Nathaniel Branden, an important figure in Objectivism, has died.
Nathaniel was noteworthy for many reasons. I have heard it said that Atlas Shrugged would not have been completed were it not for his “affair” with Ayn Rand – at one time he was Rand’s second romantic partner. The Huffington Post – of all places – has an early obituary which to me at least seems very fair. It is credited to James Peron who was involved in publishing a book of Nathaniel’s.
That affair, the substance of which lasted at least 3 years, is a huge controversy in Objectivism and the source of divisions. Frankly, as a bit of an outsider looking on from the UK it does not feel that important. I imagine it to be a result of Rand creating and adopting a unique philosophy of life. The uniqueness and loneliness of that meant she needed discover for herself all the consequences, and non-consequences, of those new ideas without reference to centuries of prior experience of other systems. What is important that that Objectivists now are saying that there is an opportunity to move on now that those directly involved have passed away. While that is sad sentiment to express today, I’m sure Nathaniel will have wanted us to confront it directly and acknowledge that it may have some truth to it.
Here are some things I did not know that I just read in that obituary:
He was known as … the father of the modern self-esteem movement.
I did not know there was such a movement, though I have read a little of Nathaniel’s popular psychology. I agree with Frederick Cookingham that there are worse examples of the genre. His basic ideas, to the extent I know them, are interesting and seem to have some power. That this work has been influential outside of Objectivism is a pleasant surprise.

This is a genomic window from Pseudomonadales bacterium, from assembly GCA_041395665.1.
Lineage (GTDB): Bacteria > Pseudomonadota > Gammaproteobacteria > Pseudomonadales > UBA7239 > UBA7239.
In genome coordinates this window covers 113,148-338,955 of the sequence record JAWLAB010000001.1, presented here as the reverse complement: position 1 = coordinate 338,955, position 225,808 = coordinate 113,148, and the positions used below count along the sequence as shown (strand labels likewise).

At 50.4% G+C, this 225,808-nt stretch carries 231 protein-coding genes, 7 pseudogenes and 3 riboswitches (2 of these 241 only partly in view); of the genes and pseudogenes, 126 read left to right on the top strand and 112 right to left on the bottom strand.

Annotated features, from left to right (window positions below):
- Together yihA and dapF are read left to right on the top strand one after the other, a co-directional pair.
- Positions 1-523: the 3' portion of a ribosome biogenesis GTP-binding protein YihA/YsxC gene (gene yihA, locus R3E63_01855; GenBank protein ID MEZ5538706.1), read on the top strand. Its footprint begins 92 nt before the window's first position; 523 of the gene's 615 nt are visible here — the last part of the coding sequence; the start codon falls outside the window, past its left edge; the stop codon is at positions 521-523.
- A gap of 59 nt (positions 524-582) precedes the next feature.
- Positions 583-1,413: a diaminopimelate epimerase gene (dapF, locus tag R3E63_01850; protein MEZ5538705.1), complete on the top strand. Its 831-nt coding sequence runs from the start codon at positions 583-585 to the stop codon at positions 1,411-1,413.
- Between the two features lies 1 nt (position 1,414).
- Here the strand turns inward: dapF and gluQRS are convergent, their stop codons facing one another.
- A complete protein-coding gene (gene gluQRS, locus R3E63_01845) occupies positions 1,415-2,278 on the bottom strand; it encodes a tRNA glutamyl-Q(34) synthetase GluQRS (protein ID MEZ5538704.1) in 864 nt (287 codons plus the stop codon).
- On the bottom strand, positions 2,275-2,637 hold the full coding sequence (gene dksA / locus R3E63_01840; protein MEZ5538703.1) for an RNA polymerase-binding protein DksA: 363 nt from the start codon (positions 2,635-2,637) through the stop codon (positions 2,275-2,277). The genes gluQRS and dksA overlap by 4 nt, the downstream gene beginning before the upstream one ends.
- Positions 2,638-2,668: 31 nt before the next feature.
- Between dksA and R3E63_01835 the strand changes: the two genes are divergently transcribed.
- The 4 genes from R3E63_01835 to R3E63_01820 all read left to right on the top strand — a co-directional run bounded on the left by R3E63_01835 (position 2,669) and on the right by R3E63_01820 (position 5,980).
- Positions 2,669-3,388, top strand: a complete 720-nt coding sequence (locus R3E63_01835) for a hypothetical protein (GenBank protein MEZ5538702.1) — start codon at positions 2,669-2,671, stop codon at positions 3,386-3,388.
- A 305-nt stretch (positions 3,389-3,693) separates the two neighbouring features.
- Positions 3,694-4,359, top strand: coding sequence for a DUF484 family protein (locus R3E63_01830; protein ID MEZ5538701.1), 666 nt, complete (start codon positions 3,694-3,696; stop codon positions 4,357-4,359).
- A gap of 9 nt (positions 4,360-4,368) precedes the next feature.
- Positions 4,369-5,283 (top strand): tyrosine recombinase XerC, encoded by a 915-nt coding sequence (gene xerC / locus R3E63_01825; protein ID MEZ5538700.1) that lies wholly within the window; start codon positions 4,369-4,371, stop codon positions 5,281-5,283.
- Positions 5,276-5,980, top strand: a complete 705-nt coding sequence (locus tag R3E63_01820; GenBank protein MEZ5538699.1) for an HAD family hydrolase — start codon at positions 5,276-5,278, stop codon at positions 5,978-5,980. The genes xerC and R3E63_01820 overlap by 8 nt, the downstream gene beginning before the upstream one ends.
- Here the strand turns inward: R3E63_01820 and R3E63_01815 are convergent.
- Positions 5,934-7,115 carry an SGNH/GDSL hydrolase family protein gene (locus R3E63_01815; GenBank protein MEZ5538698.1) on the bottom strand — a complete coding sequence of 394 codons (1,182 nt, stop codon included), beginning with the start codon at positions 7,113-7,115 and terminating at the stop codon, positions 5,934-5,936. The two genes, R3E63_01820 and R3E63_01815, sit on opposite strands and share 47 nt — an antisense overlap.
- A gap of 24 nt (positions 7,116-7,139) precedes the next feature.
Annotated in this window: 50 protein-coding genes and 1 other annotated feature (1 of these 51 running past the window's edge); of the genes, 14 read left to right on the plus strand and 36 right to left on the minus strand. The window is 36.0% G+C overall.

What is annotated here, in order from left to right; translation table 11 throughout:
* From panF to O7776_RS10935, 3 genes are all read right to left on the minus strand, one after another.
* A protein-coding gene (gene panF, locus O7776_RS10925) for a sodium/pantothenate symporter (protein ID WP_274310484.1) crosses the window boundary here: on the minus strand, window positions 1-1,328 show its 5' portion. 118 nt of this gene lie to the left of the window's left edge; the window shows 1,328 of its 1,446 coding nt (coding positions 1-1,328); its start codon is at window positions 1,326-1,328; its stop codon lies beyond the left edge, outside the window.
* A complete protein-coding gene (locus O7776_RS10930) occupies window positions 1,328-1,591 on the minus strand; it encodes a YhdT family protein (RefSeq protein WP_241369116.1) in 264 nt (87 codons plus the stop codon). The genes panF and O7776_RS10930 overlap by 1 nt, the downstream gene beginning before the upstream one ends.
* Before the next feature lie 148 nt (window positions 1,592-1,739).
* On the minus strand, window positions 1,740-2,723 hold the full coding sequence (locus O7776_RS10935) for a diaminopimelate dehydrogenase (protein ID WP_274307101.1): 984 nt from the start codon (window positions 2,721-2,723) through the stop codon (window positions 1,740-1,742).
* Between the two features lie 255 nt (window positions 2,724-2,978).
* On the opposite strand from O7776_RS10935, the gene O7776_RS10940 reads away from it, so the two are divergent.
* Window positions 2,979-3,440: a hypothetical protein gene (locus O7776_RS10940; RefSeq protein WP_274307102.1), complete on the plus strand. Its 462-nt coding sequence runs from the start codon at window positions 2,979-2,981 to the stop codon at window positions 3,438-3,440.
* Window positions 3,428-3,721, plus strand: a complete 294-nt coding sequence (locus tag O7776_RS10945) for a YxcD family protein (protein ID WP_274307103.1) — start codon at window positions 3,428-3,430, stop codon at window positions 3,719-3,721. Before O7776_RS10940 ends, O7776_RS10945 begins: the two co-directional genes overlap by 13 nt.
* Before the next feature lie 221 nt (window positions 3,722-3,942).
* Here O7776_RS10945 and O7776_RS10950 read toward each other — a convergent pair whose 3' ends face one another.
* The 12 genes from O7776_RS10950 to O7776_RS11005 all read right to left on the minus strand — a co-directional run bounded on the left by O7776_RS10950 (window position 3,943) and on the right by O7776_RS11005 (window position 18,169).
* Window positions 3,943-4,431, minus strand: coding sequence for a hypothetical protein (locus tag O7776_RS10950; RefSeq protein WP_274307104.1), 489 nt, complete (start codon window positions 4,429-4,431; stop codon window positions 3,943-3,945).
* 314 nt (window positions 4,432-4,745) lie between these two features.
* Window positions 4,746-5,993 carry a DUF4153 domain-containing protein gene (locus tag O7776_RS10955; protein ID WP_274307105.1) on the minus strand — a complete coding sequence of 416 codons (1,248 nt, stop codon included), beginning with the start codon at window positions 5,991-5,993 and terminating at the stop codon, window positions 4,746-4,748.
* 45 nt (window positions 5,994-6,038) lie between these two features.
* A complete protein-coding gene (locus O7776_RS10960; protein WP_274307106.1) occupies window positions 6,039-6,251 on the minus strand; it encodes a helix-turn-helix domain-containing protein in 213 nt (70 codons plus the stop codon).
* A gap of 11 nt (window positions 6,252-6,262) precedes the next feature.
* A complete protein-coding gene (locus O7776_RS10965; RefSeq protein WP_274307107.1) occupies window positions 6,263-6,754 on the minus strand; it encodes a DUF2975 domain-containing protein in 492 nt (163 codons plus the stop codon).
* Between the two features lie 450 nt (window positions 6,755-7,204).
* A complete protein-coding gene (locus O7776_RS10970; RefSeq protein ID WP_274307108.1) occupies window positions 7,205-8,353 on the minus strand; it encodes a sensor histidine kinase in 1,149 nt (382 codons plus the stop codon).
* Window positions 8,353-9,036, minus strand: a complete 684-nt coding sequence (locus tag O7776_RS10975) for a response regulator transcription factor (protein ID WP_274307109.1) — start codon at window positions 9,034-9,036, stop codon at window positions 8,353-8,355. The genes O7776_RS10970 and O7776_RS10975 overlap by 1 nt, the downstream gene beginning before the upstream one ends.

Branden systematized Rand’s philosophy, something she had not done, and presented lectures on the ideas
I knew about the NBI and the lectures, but did not know that it was Branden that systematised the philosophy. I suspect Leonard Peikoff may disagree.
He acknowledged his role in creating a spirit of intolerance within Rand’s circles
This is a very important observation, Rand is certainly seen as intolerant though it never seemed like a fundamental of her philosophy.
One of the things I realized is that as we age most of us become more and more like our worst self. It is easy to become bitter about how age treats the body and soul and to show that bitterness to the world. But, Nathaniel Branden, in his later years, became more and more like his best self.
I think this is a credit to Nathaniel’s ideas and those of Rand’s that he bucked the trend and become a nicer person.
Image via Reason.